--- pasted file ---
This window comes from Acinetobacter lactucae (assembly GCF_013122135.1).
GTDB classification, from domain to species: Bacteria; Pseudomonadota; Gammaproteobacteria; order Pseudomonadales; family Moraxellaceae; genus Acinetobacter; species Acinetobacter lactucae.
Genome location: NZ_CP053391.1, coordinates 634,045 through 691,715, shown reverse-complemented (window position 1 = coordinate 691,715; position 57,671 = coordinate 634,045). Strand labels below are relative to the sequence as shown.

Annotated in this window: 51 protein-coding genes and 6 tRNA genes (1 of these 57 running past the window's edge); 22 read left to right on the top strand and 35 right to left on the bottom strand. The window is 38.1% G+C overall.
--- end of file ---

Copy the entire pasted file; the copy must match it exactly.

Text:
This window comes from Acinetobacter lactucae (assembly GCF_013122135.1).
GTDB classification, from domain to species: Bacteria; Pseudomonadota; Gammaproteobacteria; order Pseudomonadales; family Moraxellaceae; genus Acinetobacter; species Acinetobacter lactucae.
Genome location: NZ_CP053391.1, coordinates 634,045 through 691,715, shown reverse-complemented (window position 1 = coordinate 691,715; position 57,671 = coordinate 634,045). Strand labels below are relative to the sequence as shown.

Annotated in this window: 51 protein-coding genes and 6 tRNA genes (1 of these 57 running past the window's edge); 22 read left to right on the top strand and 35 right to left on the bottom strand. The window is 38.1% G+C overall.